Wednesday, August 23, 2006



A Natural History of Suchness by Stephen Ellis
(Auguste Press, 2001)

Stephen Ellis's work possesses a distinctive energy and acceleration. Often his poems flare out with centripetal intent. In trying to describe the concatenation of ideas that occurs in such instances, I'm tempted to apply the term run-on sentence. Not in the bad sense, certainly. His poems avoid hard stops because ideas are not so easily framed. His work proceeds with a spiraling intensity, deriving from a political interest that is anything but dogmatic. His poems begin suddenly and build momentum. I think the mantra of one idea immediately following the next applies here. Stephen actively thinks in his writing, poking margins, leaping intuitively. His poems don't resolve so much as comprise. Here's a poem from the book:


That it all comes down to nothing, vocabulary,
diction, grammar, syntax, style, all given over to
man's conception of God's having given him The Word
from elsewhere, a mediant place between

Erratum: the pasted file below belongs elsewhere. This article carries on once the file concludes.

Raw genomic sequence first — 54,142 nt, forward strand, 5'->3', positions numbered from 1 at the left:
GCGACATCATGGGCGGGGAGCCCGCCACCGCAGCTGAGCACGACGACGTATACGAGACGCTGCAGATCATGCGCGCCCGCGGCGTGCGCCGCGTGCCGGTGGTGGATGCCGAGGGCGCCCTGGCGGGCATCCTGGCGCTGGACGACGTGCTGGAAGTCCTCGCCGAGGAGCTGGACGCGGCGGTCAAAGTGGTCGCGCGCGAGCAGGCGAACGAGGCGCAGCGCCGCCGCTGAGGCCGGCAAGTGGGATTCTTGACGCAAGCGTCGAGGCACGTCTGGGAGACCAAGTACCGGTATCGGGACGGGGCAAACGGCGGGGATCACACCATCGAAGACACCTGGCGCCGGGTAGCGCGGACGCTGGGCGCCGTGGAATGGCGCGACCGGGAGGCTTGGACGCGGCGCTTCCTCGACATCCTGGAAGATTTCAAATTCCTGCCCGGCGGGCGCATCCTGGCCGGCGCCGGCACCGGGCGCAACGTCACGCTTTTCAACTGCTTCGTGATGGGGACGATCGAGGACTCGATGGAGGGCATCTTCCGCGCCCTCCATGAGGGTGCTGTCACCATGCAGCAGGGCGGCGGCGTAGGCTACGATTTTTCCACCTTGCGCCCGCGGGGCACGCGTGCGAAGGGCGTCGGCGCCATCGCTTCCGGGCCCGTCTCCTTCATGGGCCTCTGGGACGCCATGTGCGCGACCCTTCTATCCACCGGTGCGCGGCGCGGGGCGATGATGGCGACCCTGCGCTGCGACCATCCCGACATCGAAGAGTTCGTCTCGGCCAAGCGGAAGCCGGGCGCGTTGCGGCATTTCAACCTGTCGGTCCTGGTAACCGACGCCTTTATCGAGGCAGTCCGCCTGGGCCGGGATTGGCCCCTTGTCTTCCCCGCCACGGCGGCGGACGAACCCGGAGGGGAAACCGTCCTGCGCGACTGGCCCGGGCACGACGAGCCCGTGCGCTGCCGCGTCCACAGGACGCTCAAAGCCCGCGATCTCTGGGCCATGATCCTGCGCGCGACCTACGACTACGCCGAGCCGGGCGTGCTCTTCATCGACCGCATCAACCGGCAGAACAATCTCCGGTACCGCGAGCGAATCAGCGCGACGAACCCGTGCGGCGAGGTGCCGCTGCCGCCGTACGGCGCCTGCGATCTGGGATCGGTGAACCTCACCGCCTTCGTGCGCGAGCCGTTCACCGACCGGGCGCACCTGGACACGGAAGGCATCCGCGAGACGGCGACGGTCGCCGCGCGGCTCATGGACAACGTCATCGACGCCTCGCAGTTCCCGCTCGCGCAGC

somewhere and nowhere that exists between our lips. Or that it is

a structure, struere, straw left in the image pressed by
the weight and shape of the animal that has already
got up and left. Evidences and intimations. Hear the pitter-patter
of little feet on the forest floor? It's your heartbeat. The sky's

blue. & all you have to do, you know, is “be here.” Like
what part of zero don't you understand?

* * * * *

This poem seems both a general address and a highly personal one. I mentioned Stephen's political interest. For him, I think political might mean unity of situation. The larger world's problems have much to do with what is internally wrong with us. Some of his poems are downright tender, others fit closer with rage (a calm and thoughtful rage, I should say). All rely on a seriousness and earnest resilience to find their music.

I've known Stephen for some years. He's exceptionally well-read and vastly interested. He doesn't write prettily but with a forceful integrity to the poetic moment. I admire his work greatly and believe it should be much better known. Gentle Reader, take it from there.


Allen Bramhall has published one book, Simple Theory (Potes & Poets Press, 2002), maintains an electrifying blog called Tributary, and shares a birthday with Herman Melville, Jerry Garcia and Lt. William Clark.


At 9:06 AM, Blogger Stephen Ellis said...

I never knew this was here, your ''review'', until just now, today. Ironically, I find it here, from Istanbul. Ah, yes. The essentialities of distance, the grandiose intimacy of the error-prone. But, T=H=A=N=K=S, for sure. Write, as ye may.
Best to all,


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